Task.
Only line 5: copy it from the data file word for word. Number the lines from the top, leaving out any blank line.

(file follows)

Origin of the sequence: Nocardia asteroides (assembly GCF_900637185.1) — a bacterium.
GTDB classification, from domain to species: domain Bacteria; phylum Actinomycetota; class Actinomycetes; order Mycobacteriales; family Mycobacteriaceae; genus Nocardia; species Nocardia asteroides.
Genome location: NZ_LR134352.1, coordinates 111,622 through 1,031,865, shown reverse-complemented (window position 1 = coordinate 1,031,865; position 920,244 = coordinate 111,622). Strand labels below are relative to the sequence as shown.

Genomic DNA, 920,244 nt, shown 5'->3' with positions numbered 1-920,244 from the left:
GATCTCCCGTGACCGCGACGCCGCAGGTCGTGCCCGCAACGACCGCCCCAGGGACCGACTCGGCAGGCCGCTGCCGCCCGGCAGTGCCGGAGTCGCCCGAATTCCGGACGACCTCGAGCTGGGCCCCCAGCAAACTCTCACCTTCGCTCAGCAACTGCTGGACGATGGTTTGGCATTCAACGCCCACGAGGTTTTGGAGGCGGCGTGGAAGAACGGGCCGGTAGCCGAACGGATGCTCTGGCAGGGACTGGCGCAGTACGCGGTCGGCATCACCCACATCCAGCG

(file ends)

GATCTCCCGTGACCGCGACGCCGCAGGTCGTGCCCGCAACGACCGCCCCAGGGACCGACTCGGCAGGCCGCTGCCGCCCGGCAGTGCCGGAGTCGCCCGAATTCCGGACGACCTCGAGCTGGGCCCCCAGCAAACTCTCACCTTCGCTCAGCAACTGCTGGACGATGGTTTGGCATTCAACGCCCACGAGGTTTTGGAGGCGGCGTGGAAGAACGGGCCGGTAGCCGAACGGATGCTCTGGCAGGGACTGGCGCAGTACGCGGTCGGCATCACCCACATCCAGCG